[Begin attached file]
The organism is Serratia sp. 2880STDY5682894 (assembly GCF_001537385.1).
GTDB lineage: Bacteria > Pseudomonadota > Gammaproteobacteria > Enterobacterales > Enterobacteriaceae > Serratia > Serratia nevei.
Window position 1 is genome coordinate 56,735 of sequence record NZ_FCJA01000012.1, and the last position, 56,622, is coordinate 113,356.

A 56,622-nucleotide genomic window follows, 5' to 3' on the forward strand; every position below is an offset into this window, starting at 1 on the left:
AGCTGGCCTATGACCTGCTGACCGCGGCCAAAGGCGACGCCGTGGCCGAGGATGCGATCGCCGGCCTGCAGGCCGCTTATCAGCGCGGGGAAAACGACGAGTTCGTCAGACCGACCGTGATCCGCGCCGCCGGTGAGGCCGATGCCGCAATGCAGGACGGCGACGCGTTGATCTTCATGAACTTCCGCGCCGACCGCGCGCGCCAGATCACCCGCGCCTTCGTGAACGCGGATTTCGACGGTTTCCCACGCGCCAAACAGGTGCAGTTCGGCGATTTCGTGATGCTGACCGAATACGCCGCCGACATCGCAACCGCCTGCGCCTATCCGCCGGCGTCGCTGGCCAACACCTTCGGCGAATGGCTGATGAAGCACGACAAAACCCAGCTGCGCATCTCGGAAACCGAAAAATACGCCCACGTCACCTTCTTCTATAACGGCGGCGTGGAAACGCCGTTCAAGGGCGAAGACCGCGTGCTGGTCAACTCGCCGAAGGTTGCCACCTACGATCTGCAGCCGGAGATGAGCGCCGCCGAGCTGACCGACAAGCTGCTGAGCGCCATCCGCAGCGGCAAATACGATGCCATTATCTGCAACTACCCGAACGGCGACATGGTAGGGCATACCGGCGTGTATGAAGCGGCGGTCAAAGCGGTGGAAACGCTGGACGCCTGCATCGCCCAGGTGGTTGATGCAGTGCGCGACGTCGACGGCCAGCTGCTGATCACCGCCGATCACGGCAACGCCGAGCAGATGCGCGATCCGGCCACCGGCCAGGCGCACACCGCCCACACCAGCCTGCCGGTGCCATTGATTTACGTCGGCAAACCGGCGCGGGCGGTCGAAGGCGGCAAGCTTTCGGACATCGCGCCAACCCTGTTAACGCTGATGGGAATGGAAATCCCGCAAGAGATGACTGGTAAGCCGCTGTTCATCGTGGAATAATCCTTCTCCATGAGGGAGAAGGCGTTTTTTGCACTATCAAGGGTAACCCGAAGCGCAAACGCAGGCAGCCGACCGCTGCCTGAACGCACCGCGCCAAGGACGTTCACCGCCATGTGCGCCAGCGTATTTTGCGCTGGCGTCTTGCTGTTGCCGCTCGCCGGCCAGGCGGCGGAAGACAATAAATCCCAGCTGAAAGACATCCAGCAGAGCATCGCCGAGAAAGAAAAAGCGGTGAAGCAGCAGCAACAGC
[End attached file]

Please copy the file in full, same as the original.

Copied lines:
The organism is Serratia sp. 2880STDY5682894 (assembly GCF_001537385.1).
GTDB lineage: Bacteria > Pseudomonadota > Gammaproteobacteria > Enterobacterales > Enterobacteriaceae > Serratia > Serratia nevei.
Window position 1 is genome coordinate 56,735 of sequence record NZ_FCJA01000012.1, and the last position, 56,622, is coordinate 113,356.

A 56,622-nucleotide genomic window follows, 5' to 3' on the forward strand; every position below is an offset into this window, starting at 1 on the left:
AGCTGGCCTATGACCTGCTGACCGCGGCCAAAGGCGACGCCGTGGCCGAGGATGCGATCGCCGGCCTGCAGGCCGCTTATCAGCGCGGGGAAAACGACGAGTTCGTCAGACCGACCGTGATCCGCGCCGCCGGTGAGGCCGATGCCGCAATGCAGGACGGCGACGCGTTGATCTTCATGAACTTCCGCGCCGACCGCGCGCGCCAGATCACCCGCGCCTTCGTGAACGCGGATTTCGACGGTTTCCCACGCGCCAAACAGGTGCAGTTCGGCGATTTCGTGATGCTGACCGAATACGCCGCCGACATCGCAACCGCCTGCGCCTATCCGCCGGCGTCGCTGGCCAACACCTTCGGCGAATGGCTGATGAAGCACGACAAAACCCAGCTGCGCATCTCGGAAACCGAAAAATACGCCCACGTCACCTTCTTCTATAACGGCGGCGTGGAAACGCCGTTCAAGGGCGAAGACCGCGTGCTGGTCAACTCGCCGAAGGTTGCCACCTACGATCTGCAGCCGGAGATGAGCGCCGCCGAGCTGACCGACAAGCTGCTGAGCGCCATCCGCAGCGGCAAATACGATGCCATTATCTGCAACTACCCGAACGGCGACATGGTAGGGCATACCGGCGTGTATGAAGCGGCGGTCAAAGCGGTGGAAACGCTGGACGCCTGCATCGCCCAGGTGGTTGATGCAGTGCGCGACGTCGACGGCCAGCTGCTGATCACCGCCGATCACGGCAACGCCGAGCAGATGCGCGATCCGGCCACCGGCCAGGCGCACACCGCCCACACCAGCCTGCCGGTGCCATTGATTTACGTCGGCAAACCGGCGCGGGCGGTCGAAGGCGGCAAGCTTTCGGACATCGCGCCAACCCTGTTAACGCTGATGGGAATGGAAATCCCGCAAGAGATGACTGGTAAGCCGCTGTTCATCGTGGAATAATCCTTCTCCATGAGGGAGAAGGCGTTTTTTGCACTATCAAGGGTAACCCGAAGCGCAAACGCAGGCAGCCGACCGCTGCCTGAACGCACCGCGCCAAGGACGTTCACCGCCATGTGCGCCAGCGTATTTTGCGCTGGCGTCTTGCTGTTGCCGCTCGCCGGCCAGGCGGCGGAAGACAATAAATCCCAGCTGAAAGACATCCAGCAGAGCATCGCCGAGAAAGAAAAAGCGGTGAAGCAGCAGCAACAGC